Pfizer Stock Shrugs Off $2.3B Bextra Fine; Can Anything Deter Off-Label Promotion?

Pfizer's $2.3 billion settlement with the government over its mismarketing of Bextra "pales" next to the company's annual revenue, making off-label promotion "easier" in the future, according to an AP story published over the weekend:
Pfizer's fine is the largest health care fraud settlement in U.S. Justice Department history. But that $2.3 billion total stands small compared to the $44.2 billion in pharmaceutical sales the world's largest drugmaker rang up last year.
"$2.3 billion looks like a lot of money," [Dr. Adriane Fugh-Berman, a Georgetown University associate medical professor] said. "But these are highly profitable drugs. It will not take them very long to make up that deficit."
Well, yes and no. In 2008, I made this same argument: That settlements between the Department of Justice and drug companies amounted to loose change and were therefore ineffective. However, to say that the $2.3 billion Bextra fine is "loose change" is going too far. $2.3 billion is a lot of money, even in Pfizer's universe. It reduced the company's Q4 2009 net income by 90 percent, for instance.

But it is true to say that the stock market largely shrugs off significant settlements as if they didn't happen. Look what happened to Pfizer stock over the period of the settlement provision being made in January and today:

Sure, the stock takes a dip, but that's more attributable to Pfizer's acquisition of Wyeth than it is to the fine. And already it's made up most of its ground.

A similar situation happened when AstraZeneca announced in July that it was potentially facing $600 million in unpaid legal bills from its Seroquel litigation. Its Q2 profit was $2.3 billion.

If you can spot the impact of that liability on AZ's stock, let me know.

Here's Cephalon's announcement that it was paying a $425 million fine for its marketing. Its net income in Q3 2008, when the fine occurred, was $112 million (although it does have a settlement reserve built into its income statement).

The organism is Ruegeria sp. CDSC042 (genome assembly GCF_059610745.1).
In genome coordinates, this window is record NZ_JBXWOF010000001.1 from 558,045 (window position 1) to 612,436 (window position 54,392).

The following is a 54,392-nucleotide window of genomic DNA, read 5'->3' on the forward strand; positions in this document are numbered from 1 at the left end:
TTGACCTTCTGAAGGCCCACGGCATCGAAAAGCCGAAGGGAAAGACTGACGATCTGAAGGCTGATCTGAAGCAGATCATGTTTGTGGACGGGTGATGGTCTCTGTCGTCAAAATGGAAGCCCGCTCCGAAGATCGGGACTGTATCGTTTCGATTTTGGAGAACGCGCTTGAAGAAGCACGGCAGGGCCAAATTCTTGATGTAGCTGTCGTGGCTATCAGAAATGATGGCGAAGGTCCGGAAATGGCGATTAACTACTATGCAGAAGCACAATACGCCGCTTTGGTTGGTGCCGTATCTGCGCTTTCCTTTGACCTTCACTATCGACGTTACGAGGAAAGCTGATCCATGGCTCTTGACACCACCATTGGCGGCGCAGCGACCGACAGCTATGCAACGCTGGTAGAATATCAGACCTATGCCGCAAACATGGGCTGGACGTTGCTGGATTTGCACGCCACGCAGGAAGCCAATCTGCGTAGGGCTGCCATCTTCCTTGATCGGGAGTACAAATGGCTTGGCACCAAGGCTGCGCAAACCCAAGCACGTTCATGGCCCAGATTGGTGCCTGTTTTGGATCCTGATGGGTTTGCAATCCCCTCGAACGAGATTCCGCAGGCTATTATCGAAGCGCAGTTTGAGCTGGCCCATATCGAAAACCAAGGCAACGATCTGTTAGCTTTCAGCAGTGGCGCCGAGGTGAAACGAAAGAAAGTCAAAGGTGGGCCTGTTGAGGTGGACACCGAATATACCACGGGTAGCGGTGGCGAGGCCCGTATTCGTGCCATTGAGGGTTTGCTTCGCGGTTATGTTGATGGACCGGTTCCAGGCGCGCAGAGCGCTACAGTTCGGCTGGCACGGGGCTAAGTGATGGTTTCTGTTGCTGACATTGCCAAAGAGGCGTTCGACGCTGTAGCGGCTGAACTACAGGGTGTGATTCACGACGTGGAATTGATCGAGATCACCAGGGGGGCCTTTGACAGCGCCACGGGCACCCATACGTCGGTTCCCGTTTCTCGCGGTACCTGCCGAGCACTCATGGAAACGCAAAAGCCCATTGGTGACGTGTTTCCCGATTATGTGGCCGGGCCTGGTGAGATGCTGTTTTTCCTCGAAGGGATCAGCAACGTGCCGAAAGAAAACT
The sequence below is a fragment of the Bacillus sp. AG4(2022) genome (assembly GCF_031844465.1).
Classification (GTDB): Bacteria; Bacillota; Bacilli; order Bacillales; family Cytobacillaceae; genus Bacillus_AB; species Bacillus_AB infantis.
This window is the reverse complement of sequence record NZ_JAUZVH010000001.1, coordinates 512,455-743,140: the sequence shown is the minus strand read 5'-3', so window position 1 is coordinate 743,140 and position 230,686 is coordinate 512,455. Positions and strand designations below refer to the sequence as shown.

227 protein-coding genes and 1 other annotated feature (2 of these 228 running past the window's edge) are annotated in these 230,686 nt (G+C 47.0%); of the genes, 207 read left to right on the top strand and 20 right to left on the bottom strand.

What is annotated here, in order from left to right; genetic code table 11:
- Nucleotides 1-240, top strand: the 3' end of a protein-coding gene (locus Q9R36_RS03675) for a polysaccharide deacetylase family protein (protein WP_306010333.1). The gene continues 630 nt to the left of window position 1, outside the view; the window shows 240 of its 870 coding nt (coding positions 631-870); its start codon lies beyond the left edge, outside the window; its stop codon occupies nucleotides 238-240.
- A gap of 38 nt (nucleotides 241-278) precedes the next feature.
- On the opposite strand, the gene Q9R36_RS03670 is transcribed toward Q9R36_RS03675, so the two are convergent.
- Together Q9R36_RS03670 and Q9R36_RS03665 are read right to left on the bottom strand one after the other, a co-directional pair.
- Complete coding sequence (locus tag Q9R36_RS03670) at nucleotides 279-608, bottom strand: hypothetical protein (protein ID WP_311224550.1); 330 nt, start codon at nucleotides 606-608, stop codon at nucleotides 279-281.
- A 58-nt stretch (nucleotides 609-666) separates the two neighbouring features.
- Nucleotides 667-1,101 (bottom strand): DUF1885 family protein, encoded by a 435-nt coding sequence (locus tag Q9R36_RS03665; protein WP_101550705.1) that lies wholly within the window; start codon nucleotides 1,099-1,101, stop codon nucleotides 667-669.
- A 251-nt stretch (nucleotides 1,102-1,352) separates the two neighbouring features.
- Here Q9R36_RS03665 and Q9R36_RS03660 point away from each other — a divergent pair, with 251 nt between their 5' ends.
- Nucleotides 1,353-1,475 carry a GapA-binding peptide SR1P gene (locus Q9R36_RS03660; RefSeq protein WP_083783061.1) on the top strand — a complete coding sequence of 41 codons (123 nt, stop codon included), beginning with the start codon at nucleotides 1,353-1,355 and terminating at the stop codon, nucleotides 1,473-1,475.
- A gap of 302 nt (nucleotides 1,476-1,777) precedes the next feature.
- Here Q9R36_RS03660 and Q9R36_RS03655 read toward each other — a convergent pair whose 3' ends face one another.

Sure, there's sharp dip after the Sept. 29 disclosure, but the ground is made up within a month or so.

To do this properly, you'd need to build a database of dozens of settlements and historic stock prices and run a regression analysis. But I'd be willing to bet that the result would be that settlements are not a significant mover of stock prices compared to overall price movements generally. (Note that I haven't said a word about the wider movement of the markets, which these companies' prices seem to follow.)

Clearly, if you read Wall Street analysts' reports, you often find that they regard settlements as one-off events that shouldn't affect their overall models too much.

So there's a self-reinforcing delusion going on here: Companies know that they can increase revenues by promoting drugs off-label. They also know that the fines can be significant. But they're pretty sure that Wall Street will either ignore the fines, or weight the extra revenues more heavily than than the fines. So the incentives still lie in favor of off-label marketing.

Which, when you look at that $2.3 billion Bextra settlement, is a scary thing to contemplate.

UPDATE: Lo and behold, Investors Business Daily agrees with BNET. Here's the money-quote:

"You can tell by the lack of stock market response that the market had looked at this as the cost of doing business," said Les Funtleyder, analyst at Miller Tabak & Co. "From a financial point of view, it wasn't material."